Daily Archives: 28 April, 2010

1st Hampshires in the Great War – prelude to the Somme

The beginning of May found the 1st Battalion of the Hampshire Regiment in billets away from the front line. Battalion Headquarters was at Bienvillers, A and D Companies at Fonquevillers, and B and C Companies in Hannescamps.

It’s one of the peculiarities of war diaries that how detailed they are depends very much on who was filling them out – usually the Adjutant. In previous months the Battalion’s war diary had covered up to a page a day. Yet in May 1916 the whole month fits onto one page! This is partly because the Battalion was behind the lines, but still, it is hard to believe that nothing of any interest happened.

On 3 May the Battalion marched to Auteuil. On 6 May they marched from there to Longvillers. After a days Company training on 7 May, the Battalion then marched to Yrencheux. 15 May saw the beginning of Battalion and Brigade training. Preparations were well underway for what was already being called ‘The Great Offensive’. Ground had been chosen similar to that that the Hampshires were going to attack over.

On 18 May Lieutenant-Colonel Palk rejoined the Battalion and assumed command on the 19th when Lieutenant-Colonel Middleton left to take command of the 2nd Hampshires.

On 21 May the Battalion marched to Bernaville, and on the 22nd to Amplier. On the 23rd they reached Berthancourt, where they were billeted in huts.

From the 24th of May and the end of the month the Hampshires were occupied digging assembly trenches that they were to occupy prior to the forthcoming attack. Given the frequent references in the war diary to ‘The Great Offensive’ and the ‘forthcoming attack’ the men must have been under no illusions as to what was awaiting them. Time and time again in the First World War we find that each battle was awaited as the ‘big push’ that would lead to the breakthrough that the Generals craved.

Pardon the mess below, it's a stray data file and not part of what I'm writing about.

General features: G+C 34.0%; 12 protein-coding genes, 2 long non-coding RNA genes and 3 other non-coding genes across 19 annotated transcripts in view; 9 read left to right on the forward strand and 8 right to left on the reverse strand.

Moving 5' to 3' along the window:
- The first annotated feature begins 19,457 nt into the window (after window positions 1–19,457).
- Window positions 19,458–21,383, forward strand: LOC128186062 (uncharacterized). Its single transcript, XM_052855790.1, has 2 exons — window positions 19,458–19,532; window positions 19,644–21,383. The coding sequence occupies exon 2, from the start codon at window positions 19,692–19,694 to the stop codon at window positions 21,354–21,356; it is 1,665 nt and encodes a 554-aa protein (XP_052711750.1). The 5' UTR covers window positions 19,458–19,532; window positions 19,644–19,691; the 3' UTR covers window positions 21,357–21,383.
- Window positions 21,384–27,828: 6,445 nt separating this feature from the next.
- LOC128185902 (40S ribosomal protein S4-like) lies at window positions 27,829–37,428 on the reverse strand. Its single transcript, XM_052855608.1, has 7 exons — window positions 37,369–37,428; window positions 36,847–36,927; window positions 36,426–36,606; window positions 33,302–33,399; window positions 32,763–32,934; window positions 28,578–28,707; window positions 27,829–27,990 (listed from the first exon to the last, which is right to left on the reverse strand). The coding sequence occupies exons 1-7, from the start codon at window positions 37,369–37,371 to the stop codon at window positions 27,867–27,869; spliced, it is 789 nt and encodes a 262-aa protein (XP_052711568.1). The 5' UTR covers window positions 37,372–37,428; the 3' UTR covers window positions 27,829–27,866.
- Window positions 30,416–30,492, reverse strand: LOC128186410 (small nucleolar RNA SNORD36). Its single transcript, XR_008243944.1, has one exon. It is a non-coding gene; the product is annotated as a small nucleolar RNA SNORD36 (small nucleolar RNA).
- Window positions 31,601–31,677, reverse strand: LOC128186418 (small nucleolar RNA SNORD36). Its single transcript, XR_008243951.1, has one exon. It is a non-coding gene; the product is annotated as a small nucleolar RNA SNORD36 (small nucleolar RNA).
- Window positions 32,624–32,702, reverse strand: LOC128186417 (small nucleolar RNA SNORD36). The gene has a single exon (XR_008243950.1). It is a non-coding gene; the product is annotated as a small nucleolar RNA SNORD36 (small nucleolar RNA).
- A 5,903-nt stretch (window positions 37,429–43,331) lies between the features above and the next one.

The first ten days of June found the 1st Hampshires continuing to dig assembly trenches. On 11 June, however, the Battalion marched to Beauval, arriving at 3am on 12 June. After resting for two days on 16 June they marched to Braussart, where they remained until the 22nd, when they moved to Mailly. There time at both of these places was spent widening assembly trenches.

On 26 June A and D Companies relieved the 1st Warwicks in the front line North West of Beaumont-Hamel, with B and C Companies remaining in reserve at Mailly. A and D Companies were relieved on 29 June, and the next day the whole Battalion was formed up in the assembly trenches.


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HMS Albion

HMS Albion

Originally uploaded by dalyhistory2010

HMS Albion, seen today leaving Portsmouth Harbour. She’s on her way back to her home port of Plymouth.

She called into Portsmouth last week to bring home members of 3 Rifles and British tourists stranded in northern Spain during the volcanic ash-enforced shutdown of the airways over Britain.

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